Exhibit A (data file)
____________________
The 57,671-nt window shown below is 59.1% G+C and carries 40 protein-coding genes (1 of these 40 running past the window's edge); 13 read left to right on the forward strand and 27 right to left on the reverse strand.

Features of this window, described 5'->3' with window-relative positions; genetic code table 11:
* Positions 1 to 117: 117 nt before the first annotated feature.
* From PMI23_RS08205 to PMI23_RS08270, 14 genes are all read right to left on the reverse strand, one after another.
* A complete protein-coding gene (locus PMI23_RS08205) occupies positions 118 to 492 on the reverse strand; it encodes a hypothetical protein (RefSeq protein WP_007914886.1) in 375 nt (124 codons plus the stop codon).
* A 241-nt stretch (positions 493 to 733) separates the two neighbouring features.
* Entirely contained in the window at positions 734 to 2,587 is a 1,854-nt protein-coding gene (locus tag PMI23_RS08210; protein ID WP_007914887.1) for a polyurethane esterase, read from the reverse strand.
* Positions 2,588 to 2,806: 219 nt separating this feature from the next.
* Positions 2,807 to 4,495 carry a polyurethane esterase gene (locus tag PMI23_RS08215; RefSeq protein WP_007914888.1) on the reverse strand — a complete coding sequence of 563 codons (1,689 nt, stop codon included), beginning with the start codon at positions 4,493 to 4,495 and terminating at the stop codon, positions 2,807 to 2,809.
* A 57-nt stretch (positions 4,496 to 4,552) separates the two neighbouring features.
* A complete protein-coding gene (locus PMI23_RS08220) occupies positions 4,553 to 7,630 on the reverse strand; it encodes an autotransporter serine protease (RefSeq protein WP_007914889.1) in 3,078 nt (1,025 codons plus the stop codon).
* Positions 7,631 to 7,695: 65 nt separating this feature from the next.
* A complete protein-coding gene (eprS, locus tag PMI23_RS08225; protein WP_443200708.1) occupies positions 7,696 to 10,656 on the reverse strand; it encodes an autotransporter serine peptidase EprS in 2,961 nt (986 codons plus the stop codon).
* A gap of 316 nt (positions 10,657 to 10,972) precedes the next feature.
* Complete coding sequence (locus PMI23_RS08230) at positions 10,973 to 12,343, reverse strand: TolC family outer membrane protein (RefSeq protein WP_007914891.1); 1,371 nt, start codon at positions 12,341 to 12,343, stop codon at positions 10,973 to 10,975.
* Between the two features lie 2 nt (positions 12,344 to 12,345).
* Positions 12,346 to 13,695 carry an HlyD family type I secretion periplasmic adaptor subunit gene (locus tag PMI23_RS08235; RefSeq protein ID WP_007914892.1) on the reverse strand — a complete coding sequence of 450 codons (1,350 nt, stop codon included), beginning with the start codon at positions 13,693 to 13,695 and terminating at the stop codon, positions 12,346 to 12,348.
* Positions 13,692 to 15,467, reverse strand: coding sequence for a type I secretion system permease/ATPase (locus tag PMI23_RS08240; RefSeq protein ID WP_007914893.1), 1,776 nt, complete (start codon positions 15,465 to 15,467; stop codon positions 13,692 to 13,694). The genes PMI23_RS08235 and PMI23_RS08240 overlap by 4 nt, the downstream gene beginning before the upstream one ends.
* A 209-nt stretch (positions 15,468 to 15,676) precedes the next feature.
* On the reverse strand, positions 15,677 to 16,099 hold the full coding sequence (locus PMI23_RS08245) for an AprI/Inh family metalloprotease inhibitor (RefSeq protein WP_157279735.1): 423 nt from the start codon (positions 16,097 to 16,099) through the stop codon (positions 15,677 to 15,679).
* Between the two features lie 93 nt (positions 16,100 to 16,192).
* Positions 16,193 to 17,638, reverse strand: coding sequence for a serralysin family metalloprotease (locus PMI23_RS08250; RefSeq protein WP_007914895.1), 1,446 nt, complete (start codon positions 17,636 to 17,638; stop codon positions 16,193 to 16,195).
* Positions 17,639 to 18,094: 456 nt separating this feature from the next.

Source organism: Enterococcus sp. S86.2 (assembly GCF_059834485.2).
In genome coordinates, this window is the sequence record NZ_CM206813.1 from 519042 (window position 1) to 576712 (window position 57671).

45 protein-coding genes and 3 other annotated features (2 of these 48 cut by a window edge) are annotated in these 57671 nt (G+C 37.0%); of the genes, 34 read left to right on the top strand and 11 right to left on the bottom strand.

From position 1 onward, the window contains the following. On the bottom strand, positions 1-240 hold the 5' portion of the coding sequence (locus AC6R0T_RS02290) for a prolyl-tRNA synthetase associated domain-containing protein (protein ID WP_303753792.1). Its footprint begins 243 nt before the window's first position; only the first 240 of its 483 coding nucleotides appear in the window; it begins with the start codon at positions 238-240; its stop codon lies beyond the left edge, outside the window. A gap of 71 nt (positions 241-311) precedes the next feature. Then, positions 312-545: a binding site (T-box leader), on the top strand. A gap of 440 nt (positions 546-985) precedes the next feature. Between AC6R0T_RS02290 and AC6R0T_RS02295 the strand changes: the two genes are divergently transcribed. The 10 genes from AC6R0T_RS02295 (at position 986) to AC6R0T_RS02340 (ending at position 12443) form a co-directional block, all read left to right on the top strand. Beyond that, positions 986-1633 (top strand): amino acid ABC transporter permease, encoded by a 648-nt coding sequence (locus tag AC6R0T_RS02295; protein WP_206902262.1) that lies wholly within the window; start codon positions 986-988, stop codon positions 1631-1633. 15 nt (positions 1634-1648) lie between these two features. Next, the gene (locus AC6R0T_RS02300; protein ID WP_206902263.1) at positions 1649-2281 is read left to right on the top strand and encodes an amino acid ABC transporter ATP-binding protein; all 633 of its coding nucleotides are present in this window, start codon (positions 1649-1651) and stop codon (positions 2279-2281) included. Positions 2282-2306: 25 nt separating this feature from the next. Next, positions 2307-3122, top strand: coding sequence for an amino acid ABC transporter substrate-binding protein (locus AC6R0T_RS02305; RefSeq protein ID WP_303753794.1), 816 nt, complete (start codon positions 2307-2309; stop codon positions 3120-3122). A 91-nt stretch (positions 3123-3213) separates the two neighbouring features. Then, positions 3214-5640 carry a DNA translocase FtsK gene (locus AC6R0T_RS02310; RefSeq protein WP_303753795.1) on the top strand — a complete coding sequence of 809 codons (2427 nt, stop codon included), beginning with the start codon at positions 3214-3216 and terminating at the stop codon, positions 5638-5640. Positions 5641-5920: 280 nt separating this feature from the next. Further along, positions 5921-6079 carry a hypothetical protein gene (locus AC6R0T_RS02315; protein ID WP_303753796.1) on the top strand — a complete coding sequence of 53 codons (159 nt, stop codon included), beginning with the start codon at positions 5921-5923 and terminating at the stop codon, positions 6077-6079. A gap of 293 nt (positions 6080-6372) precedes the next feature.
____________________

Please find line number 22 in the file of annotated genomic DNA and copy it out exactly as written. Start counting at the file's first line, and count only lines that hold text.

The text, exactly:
* Positions 16,193 to 17,638, reverse strand: coding sequence for a serralysin family metalloprotease (locus PMI23_RS08250; RefSeq protein WP_007914895.1), 1,446 nt, complete (start codon positions 17,636 to 17,638; stop codon positions 16,193 to 16,195).